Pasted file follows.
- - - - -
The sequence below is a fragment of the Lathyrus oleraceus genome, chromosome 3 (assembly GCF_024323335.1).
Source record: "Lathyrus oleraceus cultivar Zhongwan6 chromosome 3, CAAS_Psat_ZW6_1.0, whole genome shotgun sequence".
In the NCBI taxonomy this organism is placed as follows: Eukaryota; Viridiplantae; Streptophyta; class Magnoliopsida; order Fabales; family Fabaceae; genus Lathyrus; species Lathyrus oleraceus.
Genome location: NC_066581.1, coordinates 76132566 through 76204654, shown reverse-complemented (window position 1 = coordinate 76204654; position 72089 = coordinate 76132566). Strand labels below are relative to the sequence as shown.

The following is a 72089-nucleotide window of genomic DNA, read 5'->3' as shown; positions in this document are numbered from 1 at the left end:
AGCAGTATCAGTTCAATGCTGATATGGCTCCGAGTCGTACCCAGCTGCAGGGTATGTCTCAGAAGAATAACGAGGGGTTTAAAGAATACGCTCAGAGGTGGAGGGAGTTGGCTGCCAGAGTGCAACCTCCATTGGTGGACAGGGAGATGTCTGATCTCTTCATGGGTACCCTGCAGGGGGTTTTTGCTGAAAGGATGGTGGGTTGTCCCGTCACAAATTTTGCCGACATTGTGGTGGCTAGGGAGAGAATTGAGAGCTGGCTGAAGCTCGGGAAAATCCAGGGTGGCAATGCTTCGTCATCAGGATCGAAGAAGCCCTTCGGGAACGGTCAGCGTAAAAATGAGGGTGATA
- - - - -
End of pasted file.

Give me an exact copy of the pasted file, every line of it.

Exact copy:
The sequence below is a fragment of the Lathyrus oleraceus genome, chromosome 3 (assembly GCF_024323335.1).
Source record: "Lathyrus oleraceus cultivar Zhongwan6 chromosome 3, CAAS_Psat_ZW6_1.0, whole genome shotgun sequence".
In the NCBI taxonomy this organism is placed as follows: Eukaryota; Viridiplantae; Streptophyta; class Magnoliopsida; order Fabales; family Fabaceae; genus Lathyrus; species Lathyrus oleraceus.
Genome location: NC_066581.1, coordinates 76132566 through 76204654, shown reverse-complemented (window position 1 = coordinate 76204654; position 72089 = coordinate 76132566). Strand labels below are relative to the sequence as shown.

The following is a 72089-nucleotide window of genomic DNA, read 5'->3' as shown; positions in this document are numbered from 1 at the left end:
AGCAGTATCAGTTCAATGCTGATATGGCTCCGAGTCGTACCCAGCTGCAGGGTATGTCTCAGAAGAATAACGAGGGGTTTAAAGAATACGCTCAGAGGTGGAGGGAGTTGGCTGCCAGAGTGCAACCTCCATTGGTGGACAGGGAGATGTCTGATCTCTTCATGGGTACCCTGCAGGGGGTTTTTGCTGAAAGGATGGTGGGTTGTCCCGTCACAAATTTTGCCGACATTGTGGTGGCTAGGGAGAGAATTGAGAGCTGGCTGAAGCTCGGGAAAATCCAGGGTGGCAATGCTTCGTCATCAGGATCGAAGAAGCCCTTCGGGAACGGTCAGCGTAAAAATGAGGGTGATA